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Teaching Dramatic Writing: The Elective Series Continues

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Today on the show we’re hearing from Valerie Boehm, who teaches a Dramatic Writing elective in Georgia as part of the state’s initiative to help more students find their way to good jobs in the film industry. Keep reading to learn more about the Elective Series!

So cool, right?

This episode is part of our continuing series on electives, which has been SO MUCH fun to record. I hope you’re as excited to be hearing from all these wonderful teachers about the creative things they’re doing with their courses as I am! (Check out past elective episodes on Socratic Seminar, Genius Hour and SciFi & Fantasy).

Whether you’re considering a new elective proposal or a new unit in one of your current courses, I think you’re going to be really intrigued by the way Valerie helps students start to understand what goes into a successful piece of dramatic writing, the ten minute play competition her students participate in, and her popular personal logo project.

You can listen in to this episode below, click here to tune in on any podcast player, or read on for the full post.

Meet Valerie

Valerie Boehm is a full time ELA teacher who started her journey in education as a music teacher in New York City after attending NYU. She has always been passionate about the importance of using music in all classes, including core classes.

From the start, as a person who loved and valued the arts, Valerie was on a mission to break down the walls between the arts and other disciplines in education. She eventually landed in the Arts Integration program at the Harvard Graduate School of Education. It was the only program she found at the time that was trying to answer her own questions about the role of arts in schools.

After graduation, she returned to her Alma Mater in Georgia, where she is now teaching ELA. Today, she’s sharing her work with a relatively new statewide elective course in Georgia – Dramatic Writing for Film, Theater, and Television – that allows her to incorporate her love for the arts.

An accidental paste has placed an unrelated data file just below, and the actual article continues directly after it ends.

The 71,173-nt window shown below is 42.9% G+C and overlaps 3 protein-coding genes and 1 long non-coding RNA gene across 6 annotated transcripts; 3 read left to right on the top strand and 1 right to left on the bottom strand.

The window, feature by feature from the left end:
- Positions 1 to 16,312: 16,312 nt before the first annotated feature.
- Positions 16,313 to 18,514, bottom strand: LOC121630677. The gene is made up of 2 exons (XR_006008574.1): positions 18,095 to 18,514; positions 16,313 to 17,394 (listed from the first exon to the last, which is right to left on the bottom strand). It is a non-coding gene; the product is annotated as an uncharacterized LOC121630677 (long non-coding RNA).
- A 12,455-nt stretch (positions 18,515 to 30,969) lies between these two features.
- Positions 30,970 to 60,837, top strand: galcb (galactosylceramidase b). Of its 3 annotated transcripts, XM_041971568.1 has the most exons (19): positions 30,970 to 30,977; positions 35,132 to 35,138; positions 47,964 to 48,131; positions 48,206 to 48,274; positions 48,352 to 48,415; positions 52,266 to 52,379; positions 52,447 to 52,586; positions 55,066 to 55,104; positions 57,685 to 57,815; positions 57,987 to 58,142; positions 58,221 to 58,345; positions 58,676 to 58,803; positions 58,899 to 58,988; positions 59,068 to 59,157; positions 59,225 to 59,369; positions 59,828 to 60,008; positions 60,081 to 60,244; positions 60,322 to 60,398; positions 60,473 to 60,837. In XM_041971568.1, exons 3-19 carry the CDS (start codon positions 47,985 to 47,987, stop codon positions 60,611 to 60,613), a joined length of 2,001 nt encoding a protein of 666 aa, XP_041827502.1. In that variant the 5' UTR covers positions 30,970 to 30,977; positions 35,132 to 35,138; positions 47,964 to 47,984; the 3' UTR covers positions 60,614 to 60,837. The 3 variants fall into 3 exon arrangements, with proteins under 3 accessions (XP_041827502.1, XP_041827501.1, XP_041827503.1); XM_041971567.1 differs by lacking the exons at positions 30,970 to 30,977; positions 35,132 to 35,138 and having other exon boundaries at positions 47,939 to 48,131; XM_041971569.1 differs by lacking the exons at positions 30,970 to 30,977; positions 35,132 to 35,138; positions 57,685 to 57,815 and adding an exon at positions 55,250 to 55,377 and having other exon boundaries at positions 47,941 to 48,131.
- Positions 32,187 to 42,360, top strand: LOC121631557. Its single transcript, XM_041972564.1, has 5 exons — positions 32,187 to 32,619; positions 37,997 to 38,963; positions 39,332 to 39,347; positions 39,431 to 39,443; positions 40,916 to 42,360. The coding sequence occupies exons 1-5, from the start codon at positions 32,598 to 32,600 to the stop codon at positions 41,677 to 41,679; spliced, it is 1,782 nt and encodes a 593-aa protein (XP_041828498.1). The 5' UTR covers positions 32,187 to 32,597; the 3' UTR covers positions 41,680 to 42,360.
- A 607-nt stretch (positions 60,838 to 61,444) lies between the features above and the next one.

Connecting Dramatic Writing to the Film Industry

The State of Georgia houses a significant part of the film industry, but a few years ago it was lacking qualified applicants for many of the jobs within the industry.

Enter, the Dramatic Writing Elective.

Georgia’s schools would train teachers to inspire and coach future screenwriters at school, providing a pathway to an industry ready to hire them.

As part of the course, which is taught across the state, Georgia puts on a dramatic writing competition for its students each year, culminating with professional readings of the winning plays by qualified actors. Of course, this authentic audience and context makes the work that students are doing more meaningful and encourages them to excel.

You can learn more about Georgia’s 10 minute play competition in the video below, and get ideas for a similar project at your school.

Of course, students don’t just start with the playwriting competition! So now that we know about this cool context for the elective, let’s rewind a bit.

Dramatic Writing: Groundwork for The Elective Series

To prepare for the 10 minute play competition, and the 15 minute screenplay every student will also write, Valerie begins the course with a lot of personal narrative writing (journals, memoirs, etc.) to help students learn how to connect with other people through their words. The goal is for students to learn to write a story that has some element that readers can relate to (falling in love, leaving home for the first time, etc.).  

As part of this personal writing, students complete a personal logo project, in which they design their own logo and write about how it represents them. Valerie recalls how one student really captured the attention of his classmates with his logo, then attached it to the front of his notebook for the year and ended up winning the student playwriting competition and seeing his play performed by professional actors. What a year for him!

Alongside their writing activities, students watch films such as Rear Window, Hidden Figures, and The Founder. They also dig deeper into dramatic writing with texts like Monster by Walter Dean Myers, and Blood Don’t Lie by Aaron Levy.

Try Pen Names for Workshopping Dramatic Writing

Throughout Valerie’s course, students have many opportunities for peer critique. To help make this meaningful while protecting their anonymity, students create pen names for the course. It’s a great way for them to workshop their work without feeling like their personal life is on display.

Students create pen names to workshop their dramatic writing

Final Advice: The Golden Nugget

To help draw students into the course, Valerie suggests emphasizing the film analysis component. Students are naturally attracted to analyzing film and television, and they’re motivated when you can highlight what they’re currently watching. From the start of the course, talk to students about how you’ll be analyzing film and television. Not only is this course element a great hook, it’s an easy way to teach the story structure you need to cover anyway.

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